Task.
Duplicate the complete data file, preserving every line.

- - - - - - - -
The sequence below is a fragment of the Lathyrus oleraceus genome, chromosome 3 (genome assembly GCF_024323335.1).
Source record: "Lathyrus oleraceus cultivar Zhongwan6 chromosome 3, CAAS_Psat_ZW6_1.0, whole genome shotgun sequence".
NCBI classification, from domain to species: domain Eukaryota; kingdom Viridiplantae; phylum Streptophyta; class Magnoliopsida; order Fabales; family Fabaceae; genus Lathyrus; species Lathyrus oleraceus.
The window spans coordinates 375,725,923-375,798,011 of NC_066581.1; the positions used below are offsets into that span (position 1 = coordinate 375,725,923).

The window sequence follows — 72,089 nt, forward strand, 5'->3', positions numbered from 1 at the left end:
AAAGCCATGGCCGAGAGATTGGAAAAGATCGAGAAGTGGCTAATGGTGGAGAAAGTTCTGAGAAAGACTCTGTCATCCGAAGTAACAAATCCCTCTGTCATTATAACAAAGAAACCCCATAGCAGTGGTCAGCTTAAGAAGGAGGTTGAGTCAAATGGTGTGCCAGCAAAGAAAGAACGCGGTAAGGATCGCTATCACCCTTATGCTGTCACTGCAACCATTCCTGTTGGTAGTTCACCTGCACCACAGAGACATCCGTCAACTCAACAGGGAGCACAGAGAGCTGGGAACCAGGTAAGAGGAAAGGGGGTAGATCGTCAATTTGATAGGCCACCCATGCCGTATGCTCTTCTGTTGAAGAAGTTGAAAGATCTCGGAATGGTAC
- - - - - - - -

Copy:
The sequence below is a fragment of the Lathyrus oleraceus genome, chromosome 3 (genome assembly GCF_024323335.1).
Source record: "Lathyrus oleraceus cultivar Zhongwan6 chromosome 3, CAAS_Psat_ZW6_1.0, whole genome shotgun sequence".
NCBI classification, from domain to species: domain Eukaryota; kingdom Viridiplantae; phylum Streptophyta; class Magnoliopsida; order Fabales; family Fabaceae; genus Lathyrus; species Lathyrus oleraceus.
The window spans coordinates 375,725,923-375,798,011 of NC_066581.1; the positions used below are offsets into that span (position 1 = coordinate 375,725,923).

The window sequence follows — 72,089 nt, forward strand, 5'->3', positions numbered from 1 at the left end:
AAAGCCATGGCCGAGAGATTGGAAAAGATCGAGAAGTGGCTAATGGTGGAGAAAGTTCTGAGAAAGACTCTGTCATCCGAAGTAACAAATCCCTCTGTCATTATAACAAAGAAACCCCATAGCAGTGGTCAGCTTAAGAAGGAGGTTGAGTCAAATGGTGTGCCAGCAAAGAAAGAACGCGGTAAGGATCGCTATCACCCTTATGCTGTCACTGCAACCATTCCTGTTGGTAGTTCACCTGCACCACAGAGACATCCGTCAACTCAACAGGGAGCACAGAGAGCTGGGAACCAGGTAAGAGGAAAGGGGGTAGATCGTCAATTTGATAGGCCACCCATGCCGTATGCTCTTCTGTTGAAGAAGTTGAAAGATCTCGGAATGGTAC